Credit card borrowing on the rise

Paula ClarkUncategorized0 Comments

UK households had a combined credit card debt of £66.7bn in the year to November, figures from the Bank of England show.

The Bank’s monthly Money and Credit report claims consumer credit, which includes car loans and second mortgages as well as credit cards, has risen at its fastest rate in 11 years, up 10.8% over the last 12 months to reach £192bn in total.

It’s perhaps no surprise, considering how intense competition between credit card companies for customers in the last 12 months has seen many lure in new clients with 0% interest rates for longer periods of time. As a nation, balance transfer deals have also made us worryingly ‘skilful’ at shuffling debt from one company to another.

Another reason experts cite for the soaring popularity of credit cards is the gradual transition to a digital economy. How many of us still carry more than £10 of cash in our purses or back pockets? Exactly. Instead, cards can be used for everything from tapping in on the tube to buying a sandwich at the local corner shop. As such, it’s increasingly difficult to keep track of spending when the ‘magic wand’ of plastic keeps our finances at a comfortable short-term remove.

Not for much longer, it seems. The Office for National Statistics’ UK consumer price inflation figures for December 2016 show that inflation rose by 1.6% in the year to December 2016. Some experts suggest this signals the beginning of a slow squeeze on household budgets which, for those already in a precarious financial position or with outstanding debt, could be the tipping point.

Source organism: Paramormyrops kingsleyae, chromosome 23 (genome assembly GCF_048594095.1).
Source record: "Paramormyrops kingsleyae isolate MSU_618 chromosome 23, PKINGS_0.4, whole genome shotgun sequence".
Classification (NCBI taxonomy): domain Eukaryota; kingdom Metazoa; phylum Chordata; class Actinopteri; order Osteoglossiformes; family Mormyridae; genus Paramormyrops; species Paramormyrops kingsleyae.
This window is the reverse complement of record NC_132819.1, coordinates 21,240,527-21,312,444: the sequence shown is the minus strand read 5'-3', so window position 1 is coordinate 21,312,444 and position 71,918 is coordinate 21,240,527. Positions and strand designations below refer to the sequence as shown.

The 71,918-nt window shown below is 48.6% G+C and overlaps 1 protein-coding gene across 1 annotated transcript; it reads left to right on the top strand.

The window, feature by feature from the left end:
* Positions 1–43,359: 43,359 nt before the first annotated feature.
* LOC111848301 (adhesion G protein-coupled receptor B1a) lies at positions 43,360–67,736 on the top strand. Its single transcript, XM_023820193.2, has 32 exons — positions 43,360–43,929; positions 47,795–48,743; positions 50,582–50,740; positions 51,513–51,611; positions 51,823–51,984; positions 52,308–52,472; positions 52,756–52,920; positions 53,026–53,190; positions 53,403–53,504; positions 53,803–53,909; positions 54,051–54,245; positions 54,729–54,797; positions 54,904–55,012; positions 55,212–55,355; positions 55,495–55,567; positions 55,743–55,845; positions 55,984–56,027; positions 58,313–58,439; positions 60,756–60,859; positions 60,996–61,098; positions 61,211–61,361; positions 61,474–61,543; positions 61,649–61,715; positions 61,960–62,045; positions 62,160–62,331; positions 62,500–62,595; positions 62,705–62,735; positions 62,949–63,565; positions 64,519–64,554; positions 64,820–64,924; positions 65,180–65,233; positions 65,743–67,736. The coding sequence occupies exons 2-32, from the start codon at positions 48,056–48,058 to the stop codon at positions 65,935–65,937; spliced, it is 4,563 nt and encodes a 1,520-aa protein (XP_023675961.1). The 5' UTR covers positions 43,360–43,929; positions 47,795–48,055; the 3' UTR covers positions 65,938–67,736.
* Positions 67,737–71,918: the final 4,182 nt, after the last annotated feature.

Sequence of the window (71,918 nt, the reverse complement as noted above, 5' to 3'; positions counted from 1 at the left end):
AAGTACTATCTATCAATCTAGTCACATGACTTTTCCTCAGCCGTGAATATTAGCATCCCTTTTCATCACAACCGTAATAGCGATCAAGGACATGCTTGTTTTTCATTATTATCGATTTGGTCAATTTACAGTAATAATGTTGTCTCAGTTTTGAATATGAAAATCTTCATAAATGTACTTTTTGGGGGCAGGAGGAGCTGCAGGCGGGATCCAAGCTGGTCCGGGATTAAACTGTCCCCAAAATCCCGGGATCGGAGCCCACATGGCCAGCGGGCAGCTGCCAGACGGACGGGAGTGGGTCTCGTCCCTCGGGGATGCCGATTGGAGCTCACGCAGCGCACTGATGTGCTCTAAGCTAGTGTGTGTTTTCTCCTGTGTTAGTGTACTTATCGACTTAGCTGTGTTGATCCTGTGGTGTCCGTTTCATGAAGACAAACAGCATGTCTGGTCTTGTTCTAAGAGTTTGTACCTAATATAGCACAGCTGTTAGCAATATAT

Throw the hangover from Christmas into the equation too (research conducted for National Debtline recently found that one in three Brits (33%) put Christmas on credit last year, and more than one in ten (11%) are likely to fall behind with their finances at the start of 2017 as a result of Christmas spending) and it’s thin ice for many families.

Joanna Elson OBE, chief executive of the Money Advice Trust, the charity that runs National Debtline, said there has already been a “surge” in people contacting them for advice.

She added: “Consumer credit continues to soar, and this is something we should all be concerned about amidst the current uncertainty over the UK economy.

“We would urge households to review their financial position carefully before taking on any new borrowing, and consider how they would cope with the repayments in the event their circumstances take a turn for the worse.”

One alternative is to ditch the credit cards altogether and instead use a prepaid option, such as the Union Prepaid Plus Cashback card. Cardholders can only spend what they load onto it, making it extremely difficult to go overdrawn. Their budgeting is rewarded with cashback deals both online and in-store, so rewarding conscious spending.

Readers affected by the credit card issues covered in this post can contact National Debtline for free advice at nationaldebtline.org or on 0808 808 4000, Monday to Friday 9am to 8pm and Saturday 9.30am to 1pm.

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